Economy aside, implementing a visitor reservation system would discriminate toward people with lesser means who might not be able to access a digitized reservation system as easily, he said.
“From our perspective, the national parks are for everybody,” Frandsen said, adding that one of the really special things about national parks is that no matter who you are or where you come from, you belong in the parks.
“It just isn’t right to keep people away from the national park,” Frandsen said.
Frandsen said that while a reservation system might benefit, or at least not deter, foreign travelers who already have to plan their trips in advance, it would severely limit access for locals who would also need a reservation to get in.
Mitigate crowds and elevate the visitor experience
Rather than institute a reservation system, the congressional delegation in the letter urged the Department of the Interior to look to state and local leaders to find solutions that will preserve access to Zion National Park while also enhancing the visitor experience.
When speaking about the visitor experience, Kevin Lewis, director of tourism for the Greater Zion Convention and Tourism Office, said that he believes it starts well before a guest enters the park.
“When we start to look at solution,s it’s a little bit dangerous to just consider what happens inside the park,” Lewis said. “We need to consider all of the elements of the visitor journey.”
Those elements include the visitor’s planning process and expectations of their Zion experience.
Lewis believes that one way to help enhance visitor experiences is through technology-driven information.
To that end, Greater Zion is developing an app that would take data gathered at park entrances, shuttle stops and trailheads that would help provide accurate monitoring of peak times and seasons and be able to disseminate it to users across the nation.
It is all about educating visitors and giving them tools that can be used throughout their entire journey so they can decide what kind of experience they want to have, Lewis said.
While not technology-driven, Frandsen also believes that educating guests is critical to elevating their experience, whether it is helping visitors know when to enter the park and do certain hikes, or when to opt for another activity outside the park.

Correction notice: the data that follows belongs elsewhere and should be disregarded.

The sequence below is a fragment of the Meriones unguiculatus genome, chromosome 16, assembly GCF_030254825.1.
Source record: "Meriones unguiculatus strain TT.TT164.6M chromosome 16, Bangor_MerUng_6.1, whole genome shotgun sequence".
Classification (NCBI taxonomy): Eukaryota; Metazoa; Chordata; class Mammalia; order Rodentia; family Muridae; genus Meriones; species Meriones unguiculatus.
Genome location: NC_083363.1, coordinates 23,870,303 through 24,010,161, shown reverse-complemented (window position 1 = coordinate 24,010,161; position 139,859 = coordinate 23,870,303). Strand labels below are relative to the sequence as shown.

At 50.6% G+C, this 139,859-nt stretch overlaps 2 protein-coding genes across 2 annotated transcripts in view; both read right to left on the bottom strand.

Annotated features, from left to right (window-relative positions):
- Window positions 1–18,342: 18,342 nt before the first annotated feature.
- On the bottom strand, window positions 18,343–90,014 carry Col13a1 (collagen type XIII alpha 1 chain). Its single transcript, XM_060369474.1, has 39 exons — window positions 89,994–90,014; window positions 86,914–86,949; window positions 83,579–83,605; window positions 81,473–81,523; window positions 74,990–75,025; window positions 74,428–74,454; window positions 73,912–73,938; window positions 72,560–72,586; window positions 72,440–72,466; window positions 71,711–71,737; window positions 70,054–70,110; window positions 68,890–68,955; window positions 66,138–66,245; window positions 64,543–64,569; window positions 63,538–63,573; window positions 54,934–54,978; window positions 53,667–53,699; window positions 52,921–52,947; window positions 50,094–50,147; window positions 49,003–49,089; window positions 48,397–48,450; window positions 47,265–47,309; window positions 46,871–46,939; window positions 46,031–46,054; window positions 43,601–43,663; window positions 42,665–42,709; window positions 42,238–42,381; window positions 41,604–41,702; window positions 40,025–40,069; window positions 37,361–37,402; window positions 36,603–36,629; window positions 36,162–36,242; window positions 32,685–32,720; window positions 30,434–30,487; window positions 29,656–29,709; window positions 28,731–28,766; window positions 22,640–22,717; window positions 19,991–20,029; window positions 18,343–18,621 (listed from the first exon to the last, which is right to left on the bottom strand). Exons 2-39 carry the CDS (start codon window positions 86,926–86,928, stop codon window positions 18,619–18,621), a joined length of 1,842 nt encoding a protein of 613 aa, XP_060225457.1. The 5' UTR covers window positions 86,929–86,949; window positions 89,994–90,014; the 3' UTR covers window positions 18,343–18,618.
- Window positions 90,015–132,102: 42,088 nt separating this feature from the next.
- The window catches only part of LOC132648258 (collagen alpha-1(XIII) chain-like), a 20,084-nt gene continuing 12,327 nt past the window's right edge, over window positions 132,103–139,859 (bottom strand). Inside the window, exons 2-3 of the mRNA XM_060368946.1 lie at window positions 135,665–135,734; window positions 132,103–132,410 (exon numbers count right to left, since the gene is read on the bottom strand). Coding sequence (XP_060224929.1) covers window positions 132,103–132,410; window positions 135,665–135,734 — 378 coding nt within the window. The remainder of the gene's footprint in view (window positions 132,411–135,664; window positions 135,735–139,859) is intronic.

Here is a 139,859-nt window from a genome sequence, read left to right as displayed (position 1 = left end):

The app will also contain information on sites outside of Zion National Park – information on state parks, campgrounds and alternate trails, for example – that Lewis said would help disperse visitors naturally rather than having them be essentially kept out of the national park by a determined capacity number.
“What scares me when we start talking about reservations is that we lock people out, and we don’t want to do that,” Lewis said.
Adent agrees, saying that the park doesn’t have a capacity problem, it has a dispersement problem.
“We have to stop taking the low hanging fruit,” Adent said, speaking specifically of how some sites like Angel’s Landing have been over-marketed while there are other parts of Zion – the east side for example – that can still offer visitors an amazing Zion experience.
Steps are being taken to enhance the east entrance, including plans for a visitor hub just outside the park, which Adent feels will be an important addition for tourists entering from that side so that they don’t have to travel all the way through the park to the existing visitor center in the main canyon and start their journey in the congestion.
In 2019, Zion National Park saw the closure of many popular hiking trails due to natural causes, Lewis said, and at least three of the trails – Weeping Rock, Observation Point/East Rim from the canyon floor and Hidden Canyon – are closed indefinitely.
While park officials have not noticed a decrease in visitation due directly to those closures, they have felt a dispersement of the visitation to trails which remain open, officials told St. George News in a previous report.
As the park service and state and local leaders look to mitigate crowds, Lewis said it is also important to look for longterm solutions inside the park.
Instead of looking only at capacity numbers, Lewis hopes that there will be open dialogue about future solutions, including the possibility of adding new trails.
“The park’s a big place still. It seems like we need long term strategies because there is going to be growth … are there places in the park where we could put additional trails?” Lewis said.
That said, both Lewis and Frandsen said that while there are crowds, most people, even on the busiest days, are still having incredible Zion experiences.
Visitors, particularly those coming from outside the state, expect a certain level of popularity, Lewis said, but it doesn’t detract from their visit.
Frandsen echoed Lewis saying that the consensus he gets from the thousands of tourists who cross Zion Outfitter’s threshold is that visiting Zion is an amazing opportunity.